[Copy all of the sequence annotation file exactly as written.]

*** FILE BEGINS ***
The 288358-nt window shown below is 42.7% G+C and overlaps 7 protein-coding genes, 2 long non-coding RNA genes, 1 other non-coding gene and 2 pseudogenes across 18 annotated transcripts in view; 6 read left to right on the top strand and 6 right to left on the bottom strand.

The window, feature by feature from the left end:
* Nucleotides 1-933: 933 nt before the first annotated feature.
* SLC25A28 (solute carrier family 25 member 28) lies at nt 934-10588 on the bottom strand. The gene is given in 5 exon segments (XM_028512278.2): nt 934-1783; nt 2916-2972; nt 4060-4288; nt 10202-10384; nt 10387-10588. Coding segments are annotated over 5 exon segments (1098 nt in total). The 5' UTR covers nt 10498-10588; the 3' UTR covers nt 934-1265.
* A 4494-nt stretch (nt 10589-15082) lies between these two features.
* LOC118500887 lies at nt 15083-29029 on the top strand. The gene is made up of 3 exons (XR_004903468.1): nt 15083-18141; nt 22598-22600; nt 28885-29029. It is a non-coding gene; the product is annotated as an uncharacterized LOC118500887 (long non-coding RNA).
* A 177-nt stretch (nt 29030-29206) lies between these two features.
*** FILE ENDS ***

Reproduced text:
The 288358-nt window shown below is 42.7% G+C and overlaps 7 protein-coding genes, 2 long non-coding RNA genes, 1 other non-coding gene and 2 pseudogenes across 18 annotated transcripts in view; 6 read left to right on the top strand and 6 right to left on the bottom strand.

The window, feature by feature from the left end:
* Nucleotides 1-933: 933 nt before the first annotated feature.
* SLC25A28 (solute carrier family 25 member 28) lies at nt 934-10588 on the bottom strand. The gene is given in 5 exon segments (XM_028512278.2): nt 934-1783; nt 2916-2972; nt 4060-4288; nt 10202-10384; nt 10387-10588. Coding segments are annotated over 5 exon segments (1098 nt in total). The 5' UTR covers nt 10498-10588; the 3' UTR covers nt 934-1265.
* A 4494-nt stretch (nt 10589-15082) lies between these two features.
* LOC118500887 lies at nt 15083-29029 on the top strand. The gene is made up of 3 exons (XR_004903468.1): nt 15083-18141; nt 22598-22600; nt 28885-29029. It is a non-coding gene; the product is annotated as an uncharacterized LOC118500887 (long non-coding RNA).
* A 177-nt stretch (nt 29030-29206) lies between these two features.